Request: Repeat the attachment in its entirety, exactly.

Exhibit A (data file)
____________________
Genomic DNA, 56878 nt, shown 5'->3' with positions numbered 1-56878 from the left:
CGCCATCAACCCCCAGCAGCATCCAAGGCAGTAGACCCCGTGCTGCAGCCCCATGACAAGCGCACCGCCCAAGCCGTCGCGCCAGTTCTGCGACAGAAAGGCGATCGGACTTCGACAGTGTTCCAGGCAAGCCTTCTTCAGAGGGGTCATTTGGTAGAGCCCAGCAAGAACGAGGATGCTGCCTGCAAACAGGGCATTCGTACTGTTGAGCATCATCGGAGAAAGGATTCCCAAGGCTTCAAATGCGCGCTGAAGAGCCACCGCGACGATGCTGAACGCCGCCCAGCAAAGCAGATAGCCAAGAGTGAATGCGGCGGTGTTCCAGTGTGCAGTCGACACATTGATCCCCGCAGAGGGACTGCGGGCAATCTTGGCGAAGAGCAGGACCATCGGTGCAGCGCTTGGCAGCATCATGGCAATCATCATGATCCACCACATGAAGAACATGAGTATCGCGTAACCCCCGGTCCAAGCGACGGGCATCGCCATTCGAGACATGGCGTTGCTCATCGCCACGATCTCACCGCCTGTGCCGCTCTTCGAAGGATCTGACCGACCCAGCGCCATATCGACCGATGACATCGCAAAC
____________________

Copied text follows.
Genomic DNA, 56878 nt, shown 5'->3' with positions numbered 1-56878 from the left:
CGCCATCAACCCCCAGCAGCATCCAAGGCAGTAGACCCCGTGCTGCAGCCCCATGACAAGCGCACCGCCCAAGCCGTCGCGCCAGTTCTGCGACAGAAAGGCGATCGGACTTCGACAGTGTTCCAGGCAAGCCTTCTTCAGAGGGGTCATTTGGTAGAGCCCAGCAAGAACGAGGATGCTGCCTGCAAACAGGGCATTCGTACTGTTGAGCATCATCGGAGAAAGGATTCCCAAGGCTTCAAATGCGCGCTGAAGAGCCACCGCGACGATGCTGAACGCCGCCCAGCAAAGCAGATAGCCAAGAGTGAATGCGGCGGTGTTCCAGTGTGCAGTCGACACATTGATCCCCGCAGAGGGACTGCGGGCAATCTTGGCGAAGAGCAGGACCATCGGTGCAGCGCTTGGCAGCATCATGGCAATCATCATGATCCACCACATGAAGAACATGAGTATCGCGTAACCCCCGGTCCAAGCGACGGGCATCGCCATTCGAGACATGGCGTTGCTCATCGCCACGATCTCACCGCCTGTGCCGCTCTTCGAAGGATCTGACCGACCCAGCGCCATATCGACCGATGACATCGCAAAC